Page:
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Effective rural planning with the Residence Nil Rate Band

It is more than a year since the arrival of the Residence Nil Rate Band (RNRB), an important new relief for inheritance tax (IHT) which could save landowners up to £100,000.

But according to NFU Mutual’s analysis of a Freedom of Information request, only one in six estates which paid IHT last year claimed the new relief.

Individuals have an IHT allowance, the nil rate band, of £325,000. The RNRB adds £125,000 to this in the current tax year, rising to £175,000 in 2020/21, to give a married couple a total IHT exemption of up to £1m. The RNRB will then offer a potential IHT saving of £140,000 on top of the existing nil rate bands.

It is available only when a home which has been lived in by the deceased at some point is being passed to spouses, children grandchildren or other ‘direct descendants’.

Crucially RNRB starts to disappear once an estate passes the £2m mark. It tapers down at the rate of £1 lost for every £2 the value increases, so this year the maximum allowance of £250,000 (for a couple) would be lost once an estate has topped £2.5m.

Homeowners whose assets are mainly in a farm or business may assume that the £2m threshold will present no problems, as they would expect to benefit from agricultural or business property relief (APR or BPR).

Both these reliefs reduce the value of agricultural or business-related property for IHT purposes when it is gifted during lifetime or in the death estate.

But neither relief is taken into account when calculating the initial value of an estate for IHT purposes.

It makes the potential value of the RNRB all the greater, yet five estates paying IHT out of six, did not claim it between April and December 2017.

NFU Mutual suggests that while many of those estates may not have qualified, as not including homes being left to descendants, many more may have simply been above the £2m level or unaware of the new relief.

Can something be done where estates are around the £1m to £3m level and in danger of losing out?

Yes, in the form of effective Will planning by spouses, which can help preserve the valuable RNRB relief and save IHT.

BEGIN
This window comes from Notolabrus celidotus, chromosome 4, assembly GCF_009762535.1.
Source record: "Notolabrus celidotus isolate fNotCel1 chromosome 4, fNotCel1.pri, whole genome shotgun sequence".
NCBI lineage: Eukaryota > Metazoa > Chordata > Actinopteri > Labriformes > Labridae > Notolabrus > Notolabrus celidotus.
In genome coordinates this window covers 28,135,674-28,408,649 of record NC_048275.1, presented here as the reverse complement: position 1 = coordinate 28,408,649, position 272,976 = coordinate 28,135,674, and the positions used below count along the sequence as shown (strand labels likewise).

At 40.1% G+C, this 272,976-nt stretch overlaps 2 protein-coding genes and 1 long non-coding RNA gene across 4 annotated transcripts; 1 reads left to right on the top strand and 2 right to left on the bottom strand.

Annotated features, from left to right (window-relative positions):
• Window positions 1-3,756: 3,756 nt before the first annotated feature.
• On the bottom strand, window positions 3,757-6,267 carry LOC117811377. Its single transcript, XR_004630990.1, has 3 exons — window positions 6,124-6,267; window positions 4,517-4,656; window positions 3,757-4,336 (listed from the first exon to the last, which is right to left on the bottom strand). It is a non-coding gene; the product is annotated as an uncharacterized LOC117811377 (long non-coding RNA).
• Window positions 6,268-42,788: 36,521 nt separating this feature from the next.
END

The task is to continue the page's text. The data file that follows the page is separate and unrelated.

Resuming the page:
Although unused RNRB can be transferred to a surviving spouse or civil partner, this will not help if the eventual estate becomes too valuable to utilise it. So planning will want to ensure that the survivor’s estate is below £2m.

In estates over £2m, assets can be given away in order to reduce the estate value, regardless of the potentially exempt transfer rule that the giver must live seven years. Financial planners can also help by advising, as part of an estate planning strategy, on the targeted use of assets in the most effective way, including re-thinking the use of any pensions.

Assets and property left in trust will qualify, as long as the only beneficiaries are direct descendants who will have at least a life interest. A property can be sold or given away before death, as long as assets of equivalent value at the date of the gift are being left to direct descendants, although special care is needed here.

So proper planning by Will can avoid leaving everything to the second estate, where it bunches up and takes the total over the limit.

Where the estates of both the first and the surviving spouse can be kept beneath £2m it may be possible to preserve both RNRBs and save up to £140,000 (in 2020-21) on the IHT bill.

Where farms owned by both spouses, we can draw Wills to put the interest of the first spouse into a discretionary trust on the first death, preserving APR/BPR and taking the asset out of the total that will be considered on the second death.

Such a trust can also be used when there is only one owner - the surviving spouse can be a trustee and have access to the assets and income if needed, without it being taxed on their death.

Published: 22 August 2018

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August 2018

Key Contact

Kirstie Williamson